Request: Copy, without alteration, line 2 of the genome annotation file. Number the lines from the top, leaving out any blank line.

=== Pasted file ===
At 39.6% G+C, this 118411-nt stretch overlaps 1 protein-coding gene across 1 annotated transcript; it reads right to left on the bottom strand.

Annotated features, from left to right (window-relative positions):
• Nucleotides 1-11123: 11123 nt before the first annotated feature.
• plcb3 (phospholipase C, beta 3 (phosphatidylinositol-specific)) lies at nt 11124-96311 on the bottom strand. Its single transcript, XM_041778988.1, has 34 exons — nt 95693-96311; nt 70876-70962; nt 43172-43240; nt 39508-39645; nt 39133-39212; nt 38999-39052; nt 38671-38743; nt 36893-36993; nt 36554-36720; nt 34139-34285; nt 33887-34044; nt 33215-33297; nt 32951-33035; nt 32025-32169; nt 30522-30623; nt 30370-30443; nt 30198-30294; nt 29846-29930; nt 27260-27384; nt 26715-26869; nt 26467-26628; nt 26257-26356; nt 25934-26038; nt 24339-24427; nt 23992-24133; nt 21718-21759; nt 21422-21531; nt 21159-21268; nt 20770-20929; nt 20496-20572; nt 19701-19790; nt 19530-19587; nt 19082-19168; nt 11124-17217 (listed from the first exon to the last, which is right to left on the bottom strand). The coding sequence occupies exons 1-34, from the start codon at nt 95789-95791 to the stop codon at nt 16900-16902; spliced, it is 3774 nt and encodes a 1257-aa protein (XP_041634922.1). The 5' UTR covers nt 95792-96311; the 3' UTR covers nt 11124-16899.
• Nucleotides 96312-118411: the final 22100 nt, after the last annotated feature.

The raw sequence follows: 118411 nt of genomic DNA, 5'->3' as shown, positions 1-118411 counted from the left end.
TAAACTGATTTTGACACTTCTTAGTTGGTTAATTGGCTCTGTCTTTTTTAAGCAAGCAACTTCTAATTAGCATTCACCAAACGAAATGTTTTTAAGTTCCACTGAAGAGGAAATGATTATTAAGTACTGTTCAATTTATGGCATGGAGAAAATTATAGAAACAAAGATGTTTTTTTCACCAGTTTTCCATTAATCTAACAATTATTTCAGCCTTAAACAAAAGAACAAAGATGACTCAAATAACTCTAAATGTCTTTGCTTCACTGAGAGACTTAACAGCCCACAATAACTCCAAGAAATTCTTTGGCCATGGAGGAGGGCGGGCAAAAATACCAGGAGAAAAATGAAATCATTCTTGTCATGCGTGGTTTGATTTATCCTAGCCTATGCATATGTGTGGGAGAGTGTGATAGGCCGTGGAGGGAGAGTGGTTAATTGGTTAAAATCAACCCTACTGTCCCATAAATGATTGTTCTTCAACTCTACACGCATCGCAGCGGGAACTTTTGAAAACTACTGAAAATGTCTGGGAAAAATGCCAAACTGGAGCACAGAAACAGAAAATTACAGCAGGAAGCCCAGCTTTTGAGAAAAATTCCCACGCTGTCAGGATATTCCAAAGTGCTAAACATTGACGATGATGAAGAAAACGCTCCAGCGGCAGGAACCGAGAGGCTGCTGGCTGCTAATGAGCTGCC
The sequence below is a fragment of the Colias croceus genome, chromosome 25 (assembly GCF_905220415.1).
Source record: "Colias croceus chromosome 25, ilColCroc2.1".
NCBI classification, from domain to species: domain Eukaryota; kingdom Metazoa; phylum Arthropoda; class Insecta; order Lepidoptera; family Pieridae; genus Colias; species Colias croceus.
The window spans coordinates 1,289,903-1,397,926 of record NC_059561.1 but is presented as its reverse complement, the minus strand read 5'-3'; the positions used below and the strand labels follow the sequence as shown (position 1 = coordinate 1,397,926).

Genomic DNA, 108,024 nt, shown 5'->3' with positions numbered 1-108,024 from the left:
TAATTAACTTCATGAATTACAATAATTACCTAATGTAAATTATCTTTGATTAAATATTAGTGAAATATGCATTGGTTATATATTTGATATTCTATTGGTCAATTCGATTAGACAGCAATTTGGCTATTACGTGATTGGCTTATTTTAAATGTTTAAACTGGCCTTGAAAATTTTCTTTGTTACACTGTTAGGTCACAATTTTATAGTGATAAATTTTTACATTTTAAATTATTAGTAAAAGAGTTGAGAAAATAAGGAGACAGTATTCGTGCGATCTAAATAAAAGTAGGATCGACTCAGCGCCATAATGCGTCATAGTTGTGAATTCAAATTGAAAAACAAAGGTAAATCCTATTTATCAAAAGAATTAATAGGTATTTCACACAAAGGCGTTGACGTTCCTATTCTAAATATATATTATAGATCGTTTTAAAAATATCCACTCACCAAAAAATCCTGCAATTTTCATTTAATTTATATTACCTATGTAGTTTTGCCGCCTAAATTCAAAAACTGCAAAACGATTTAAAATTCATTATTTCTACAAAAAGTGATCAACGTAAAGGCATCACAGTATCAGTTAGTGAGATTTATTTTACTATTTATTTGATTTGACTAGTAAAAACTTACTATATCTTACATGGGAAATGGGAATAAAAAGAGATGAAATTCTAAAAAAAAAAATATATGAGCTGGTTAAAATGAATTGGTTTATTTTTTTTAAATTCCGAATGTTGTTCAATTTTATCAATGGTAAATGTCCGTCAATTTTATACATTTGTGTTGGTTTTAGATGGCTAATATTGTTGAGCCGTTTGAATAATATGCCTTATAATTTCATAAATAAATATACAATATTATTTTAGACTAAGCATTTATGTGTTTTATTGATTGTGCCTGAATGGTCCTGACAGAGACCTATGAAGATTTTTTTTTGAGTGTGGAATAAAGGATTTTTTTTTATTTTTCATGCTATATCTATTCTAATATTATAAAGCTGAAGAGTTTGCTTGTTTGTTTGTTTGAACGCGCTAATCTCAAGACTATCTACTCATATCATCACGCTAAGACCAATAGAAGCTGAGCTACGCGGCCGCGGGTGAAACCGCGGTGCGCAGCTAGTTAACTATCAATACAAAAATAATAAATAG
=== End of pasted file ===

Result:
Annotated features, from left to right (window-relative positions):